Israel faces accusation of genocide against Palestinians in Gaza in case brought by South Africa at U.N. court

Israel is facing a trial at the United Nations’ International Court of Justice, accused of committing the crime of genocide with its ongoing military operation against Hamas in the Gaza Strip. On December 29, South Africa became the first country to file a suit against Israel alleging that its operations in Gaza constitute genocide. 

The case opens Thursday, when South Africa will lay out its allegations. Israel has already blasted the case as “atrocious and preposterous,” but will give its first formal response to the allegations at the ICJ, which is in The Hague, Netherlands, on Friday.

Gaza’s Hamas-run health ministry says more than 23,000 people have been killed during the Israeli offensive sparked by the Palestinian militant group’s Oct. 7 terror attack, which Israel says left about 1,400 people dead and saw Hamas kidnap more than 200 others. Hamas officials do not distinguish between civilian and combatant deaths.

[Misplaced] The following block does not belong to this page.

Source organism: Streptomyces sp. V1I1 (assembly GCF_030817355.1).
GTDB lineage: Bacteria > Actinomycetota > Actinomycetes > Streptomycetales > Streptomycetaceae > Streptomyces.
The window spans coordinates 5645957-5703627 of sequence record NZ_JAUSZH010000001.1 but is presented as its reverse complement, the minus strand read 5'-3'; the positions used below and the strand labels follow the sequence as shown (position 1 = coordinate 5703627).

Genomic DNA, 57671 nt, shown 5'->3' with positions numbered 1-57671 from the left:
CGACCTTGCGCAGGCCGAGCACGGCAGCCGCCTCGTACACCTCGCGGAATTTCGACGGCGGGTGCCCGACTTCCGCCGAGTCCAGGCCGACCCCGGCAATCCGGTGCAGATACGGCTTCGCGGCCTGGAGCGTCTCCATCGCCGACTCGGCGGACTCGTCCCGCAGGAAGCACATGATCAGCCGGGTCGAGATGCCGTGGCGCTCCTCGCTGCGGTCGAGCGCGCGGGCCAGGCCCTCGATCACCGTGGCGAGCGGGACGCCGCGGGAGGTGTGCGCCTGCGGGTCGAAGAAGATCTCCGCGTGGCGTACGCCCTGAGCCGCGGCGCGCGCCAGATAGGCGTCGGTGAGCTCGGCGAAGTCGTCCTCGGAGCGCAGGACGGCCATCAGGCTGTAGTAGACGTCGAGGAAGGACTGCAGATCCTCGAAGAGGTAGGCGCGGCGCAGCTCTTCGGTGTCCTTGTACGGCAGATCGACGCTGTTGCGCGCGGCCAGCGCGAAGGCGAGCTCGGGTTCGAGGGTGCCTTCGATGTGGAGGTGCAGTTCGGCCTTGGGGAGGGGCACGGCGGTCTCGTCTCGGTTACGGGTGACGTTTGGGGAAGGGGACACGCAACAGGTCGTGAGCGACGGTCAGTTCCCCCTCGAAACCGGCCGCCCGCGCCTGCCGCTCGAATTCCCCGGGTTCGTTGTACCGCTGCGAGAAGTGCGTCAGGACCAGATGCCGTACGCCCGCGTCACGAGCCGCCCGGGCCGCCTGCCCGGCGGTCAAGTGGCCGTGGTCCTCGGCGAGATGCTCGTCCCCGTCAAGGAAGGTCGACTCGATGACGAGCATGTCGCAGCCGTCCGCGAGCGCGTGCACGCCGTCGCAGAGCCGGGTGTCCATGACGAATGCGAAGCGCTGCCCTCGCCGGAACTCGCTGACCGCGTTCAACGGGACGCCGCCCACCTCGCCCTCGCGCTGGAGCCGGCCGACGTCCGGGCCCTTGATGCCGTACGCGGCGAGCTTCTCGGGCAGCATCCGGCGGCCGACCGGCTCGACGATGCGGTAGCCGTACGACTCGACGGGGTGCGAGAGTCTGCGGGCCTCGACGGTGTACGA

Bodies of Palestinians killed amid ongoing Israeli airstrikes on the Gaza Strip are buried in a mass grave at a cemetery in Deir al-Balah, Gaza, Oct. 23, 2023.

Doaa Albaz/Anadolu/Getty

What is the crime of genocide?

The crime of genocide was codified in international law by a convention signed by 150 United Nations member states in 1948. The Convention on the Prevention and Punishment of the Crime of Genocide, commonly referred to simply as the Genocide Convention, defines it as “a crime committed with the intent to destroy a national, ethnic, racial or religious group, in whole or in part.”